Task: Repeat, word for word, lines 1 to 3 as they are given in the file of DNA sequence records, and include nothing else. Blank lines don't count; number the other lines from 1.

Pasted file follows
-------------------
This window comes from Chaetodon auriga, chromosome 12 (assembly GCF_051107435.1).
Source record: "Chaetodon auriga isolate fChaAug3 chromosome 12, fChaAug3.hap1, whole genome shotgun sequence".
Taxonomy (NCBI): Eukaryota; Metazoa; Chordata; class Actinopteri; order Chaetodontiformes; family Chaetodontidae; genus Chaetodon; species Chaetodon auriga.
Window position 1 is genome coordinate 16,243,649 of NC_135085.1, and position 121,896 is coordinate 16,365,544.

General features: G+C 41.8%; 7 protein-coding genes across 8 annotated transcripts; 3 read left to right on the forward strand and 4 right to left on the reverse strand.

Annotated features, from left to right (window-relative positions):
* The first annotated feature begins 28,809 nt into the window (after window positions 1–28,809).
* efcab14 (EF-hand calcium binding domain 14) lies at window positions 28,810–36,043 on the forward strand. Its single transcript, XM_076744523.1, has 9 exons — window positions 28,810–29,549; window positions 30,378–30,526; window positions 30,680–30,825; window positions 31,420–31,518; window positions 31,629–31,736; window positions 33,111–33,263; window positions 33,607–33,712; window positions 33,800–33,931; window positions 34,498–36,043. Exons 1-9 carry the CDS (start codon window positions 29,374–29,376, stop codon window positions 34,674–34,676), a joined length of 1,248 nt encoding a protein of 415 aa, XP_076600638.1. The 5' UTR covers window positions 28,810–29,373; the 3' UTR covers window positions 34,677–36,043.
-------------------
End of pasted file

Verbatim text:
This window comes from Chaetodon auriga, chromosome 12 (assembly GCF_051107435.1).
Source record: "Chaetodon auriga isolate fChaAug3 chromosome 12, fChaAug3.hap1, whole genome shotgun sequence".
Taxonomy (NCBI): Eukaryota; Metazoa; Chordata; class Actinopteri; order Chaetodontiformes; family Chaetodontidae; genus Chaetodon; species Chaetodon auriga.